International Journal of Health Sciences and Research

| Home | Current Issue | Archive | Instructions to Authors |

Original Research Article

Year: 2017 | Month: November | Volume: 7 | Issue: 11 | Pages: 111-117

Adverse Drug Reaction Monitoring of Commonly Prescribed Medicines in Gynaecology Patients in a Tertiary Care Hospital in North India

Ruchi Mangla1, Savita Verma2, M.C.Gupta3, Savita Singhal4

1Post-graduate, 2Professor, 3Senior Professor and Head,
Department of Pharmacology, Pandit Bhagwat Dayal Sharma Post Graduate Institute of Medical Sciences, Rohtak, Haryana
4Senior Professor& Unit Head of Obstetrics and Gynaecology, Pandit Bhagwat Dayal Sharma Post Graduate Institute of Medical Sciences, Rohtak, Haryana

Corresponding Author: Ruchi Mangla


Introduction: The prevalence of gynecological disorders is quite high which warrants more number of prescribed drugs. Females are also at an increased risk of developing ADRs as compared to men. Present study focuses on the Adverse Drug Reactions (ADRs) monitoring of drugs commonly prescribed to gynaecological patients.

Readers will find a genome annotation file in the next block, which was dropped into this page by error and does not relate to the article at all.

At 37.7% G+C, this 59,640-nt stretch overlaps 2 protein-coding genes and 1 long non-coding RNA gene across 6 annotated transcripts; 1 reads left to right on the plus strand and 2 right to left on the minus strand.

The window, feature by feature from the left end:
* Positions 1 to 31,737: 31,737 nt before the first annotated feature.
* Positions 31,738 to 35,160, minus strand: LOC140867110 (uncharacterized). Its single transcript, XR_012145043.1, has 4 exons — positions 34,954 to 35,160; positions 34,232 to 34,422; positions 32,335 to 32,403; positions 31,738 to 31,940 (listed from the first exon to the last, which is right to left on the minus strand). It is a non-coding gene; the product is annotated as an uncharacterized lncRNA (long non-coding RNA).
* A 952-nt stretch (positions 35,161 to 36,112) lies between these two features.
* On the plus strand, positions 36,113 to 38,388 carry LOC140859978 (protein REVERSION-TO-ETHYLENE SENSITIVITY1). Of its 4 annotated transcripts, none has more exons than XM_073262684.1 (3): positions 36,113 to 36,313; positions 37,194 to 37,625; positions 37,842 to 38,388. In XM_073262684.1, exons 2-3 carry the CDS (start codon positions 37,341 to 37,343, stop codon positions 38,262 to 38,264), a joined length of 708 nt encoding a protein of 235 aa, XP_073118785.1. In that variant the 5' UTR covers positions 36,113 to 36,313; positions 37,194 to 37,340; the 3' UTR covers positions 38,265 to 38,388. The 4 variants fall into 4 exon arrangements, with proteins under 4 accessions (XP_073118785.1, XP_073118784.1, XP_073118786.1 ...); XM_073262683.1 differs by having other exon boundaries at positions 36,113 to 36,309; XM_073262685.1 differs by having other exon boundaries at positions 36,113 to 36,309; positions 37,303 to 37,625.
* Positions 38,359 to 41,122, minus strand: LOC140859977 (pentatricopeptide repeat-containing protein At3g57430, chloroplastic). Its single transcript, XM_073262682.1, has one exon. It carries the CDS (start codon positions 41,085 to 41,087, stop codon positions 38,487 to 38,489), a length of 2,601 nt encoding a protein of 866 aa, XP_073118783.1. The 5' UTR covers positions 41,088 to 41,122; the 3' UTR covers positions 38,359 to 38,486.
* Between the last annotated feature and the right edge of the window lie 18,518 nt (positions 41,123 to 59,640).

Materials and Methods: Gynaecological patients who were on drugs for various gynaecological disorders were observed prospectively in a cross-sectional, non-interventional manner and ADRs were collected by spontaneous/solicited monitoring. ADRs were coded according to the MedDRA classification, were assessed for their seriousness, severity, causality and preventability and were managed accordingly. The seriousness of adverse events was assessed according to the type of outcome as mentioned in the CDSCO ADR proforma. Severity was assessed using modified Hartwig scale, causality assessment was done using WHO-UMC scale and preventability of ADRs was done by using modified Schumock and Thornton criteria.
Results: 235 patients, who were being treated for various gynaecological disorders, were observed of whom 163 patients reported ADRs. A total of 181 ADRs were collected and eighteen patients reported more than one ADR. Antibiotics were the most common group of drugs implicated in the causation of ADRs. The most commonly affected organ class was the gastrointestinal system. Majority of the reactions (81.77%) were ‘mild’ in nature and no serious reactions were reported. Causality assessment by WHO-UMC scale revealed most of the reactions as ‘probable’ (72.93%) while 27.07% were classified as possible. Preventability assessment determined that 47.51% of ADRs were ‘not preventable’ and only 7.74% were labelled as definitely preventable. Majority (59.68%) of the ADRs were managed by withdrawing the suspected drug.
Conclusion: Overall, drugs for gynaecological disorders appear to be a safe option for patients but they still have potential to cause ADRs, so for better patient safety, probability of ADR should be kept in mind before prescribing any drug.

Key words: Gynaecology, Adverse Drug Reactions, WHO UMC, MedDRA

[PDF Full Text]